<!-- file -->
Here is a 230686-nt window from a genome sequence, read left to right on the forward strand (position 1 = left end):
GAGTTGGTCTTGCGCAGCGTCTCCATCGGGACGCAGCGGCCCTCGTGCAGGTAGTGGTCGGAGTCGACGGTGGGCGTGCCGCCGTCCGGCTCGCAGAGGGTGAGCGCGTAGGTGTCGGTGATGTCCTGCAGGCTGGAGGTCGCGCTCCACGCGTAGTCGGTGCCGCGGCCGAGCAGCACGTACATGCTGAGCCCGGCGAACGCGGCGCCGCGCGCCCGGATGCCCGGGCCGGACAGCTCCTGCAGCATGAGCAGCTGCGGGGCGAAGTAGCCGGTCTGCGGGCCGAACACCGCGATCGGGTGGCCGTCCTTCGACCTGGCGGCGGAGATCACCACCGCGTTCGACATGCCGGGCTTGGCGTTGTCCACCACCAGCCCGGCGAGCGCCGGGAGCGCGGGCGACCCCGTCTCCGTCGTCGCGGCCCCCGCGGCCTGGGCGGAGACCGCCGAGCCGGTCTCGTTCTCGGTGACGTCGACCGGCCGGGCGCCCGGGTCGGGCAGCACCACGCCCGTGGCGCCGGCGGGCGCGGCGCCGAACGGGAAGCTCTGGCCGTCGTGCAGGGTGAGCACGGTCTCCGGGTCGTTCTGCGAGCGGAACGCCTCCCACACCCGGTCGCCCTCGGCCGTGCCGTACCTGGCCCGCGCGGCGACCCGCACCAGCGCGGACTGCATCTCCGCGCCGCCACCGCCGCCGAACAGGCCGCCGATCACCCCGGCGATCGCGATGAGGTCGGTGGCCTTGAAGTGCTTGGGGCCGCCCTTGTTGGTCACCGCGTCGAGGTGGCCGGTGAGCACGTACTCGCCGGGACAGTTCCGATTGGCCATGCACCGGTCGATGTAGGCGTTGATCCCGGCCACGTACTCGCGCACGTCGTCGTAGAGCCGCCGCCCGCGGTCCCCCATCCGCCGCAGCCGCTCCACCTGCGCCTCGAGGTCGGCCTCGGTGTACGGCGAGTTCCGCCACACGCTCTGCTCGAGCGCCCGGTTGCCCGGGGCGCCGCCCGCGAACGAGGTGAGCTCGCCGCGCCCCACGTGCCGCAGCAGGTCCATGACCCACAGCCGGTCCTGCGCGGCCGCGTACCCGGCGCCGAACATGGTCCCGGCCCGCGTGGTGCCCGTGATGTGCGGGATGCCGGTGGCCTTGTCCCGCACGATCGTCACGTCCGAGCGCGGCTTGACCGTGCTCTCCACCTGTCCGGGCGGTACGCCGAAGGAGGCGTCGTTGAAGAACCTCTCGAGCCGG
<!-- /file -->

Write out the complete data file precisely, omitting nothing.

Here is a 230686-nt window from a genome sequence, read left to right on the forward strand (position 1 = left end):
GAGTTGGTCTTGCGCAGCGTCTCCATCGGGACGCAGCGGCCCTCGTGCAGGTAGTGGTCGGAGTCGACGGTGGGCGTGCCGCCGTCCGGCTCGCAGAGGGTGAGCGCGTAGGTGTCGGTGATGTCCTGCAGGCTGGAGGTCGCGCTCCACGCGTAGTCGGTGCCGCGGCCGAGCAGCACGTACATGCTGAGCCCGGCGAACGCGGCGCCGCGCGCCCGGATGCCCGGGCCGGACAGCTCCTGCAGCATGAGCAGCTGCGGGGCGAAGTAGCCGGTCTGCGGGCCGAACACCGCGATCGGGTGGCCGTCCTTCGACCTGGCGGCGGAGATCACCACCGCGTTCGACATGCCGGGCTTGGCGTTGTCCACCACCAGCCCGGCGAGCGCCGGGAGCGCGGGCGACCCCGTCTCCGTCGTCGCGGCCCCCGCGGCCTGGGCGGAGACCGCCGAGCCGGTCTCGTTCTCGGTGACGTCGACCGGCCGGGCGCCCGGGTCGGGCAGCACCACGCCCGTGGCGCCGGCGGGCGCGGCGCCGAACGGGAAGCTCTGGCCGTCGTGCAGGGTGAGCACGGTCTCCGGGTCGTTCTGCGAGCGGAACGCCTCCCACACCCGGTCGCCCTCGGCCGTGCCGTACCTGGCCCGCGCGGCGACCCGCACCAGCGCGGACTGCATCTCCGCGCCGCCACCGCCGCCGAACAGGCCGCCGATCACCCCGGCGATCGCGATGAGGTCGGTGGCCTTGAAGTGCTTGGGGCCGCCCTTGTTGGTCACCGCGTCGAGGTGGCCGGTGAGCACGTACTCGCCGGGACAGTTCCGATTGGCCATGCACCGGTCGATGTAGGCGTTGATCCCGGCCACGTACTCGCGCACGTCGTCGTAGAGCCGCCGCCCGCGGTCCCCCATCCGCCGCAGCCGCTCCACCTGCGCCTCGAGGTCGGCCTCGGTGTACGGCGAGTTCCGCCACACGCTCTGCTCGAGCGCCCGGTTGCCCGGGGCGCCGCCCGCGAACGAGGTGAGCTCGCCGCGCCCCACGTGCCGCAGCAGGTCCATGACCCACAGCCGGTCCTGCGCGGCCGCGTACCCGGCGCCGAACATGGTCCCGGCCCGCGTGGTGCCCGTGATGTGCGGGATGCCGGTGGCCTTGTCCCGCACGATCGTCACGTCCGAGCGCGGCTTGACCGTGCTCTCCACCTGTCCGGGCGGTACGCCGAAGGAGGCGTCGTTGAAGAACCTCTCGAGCCGG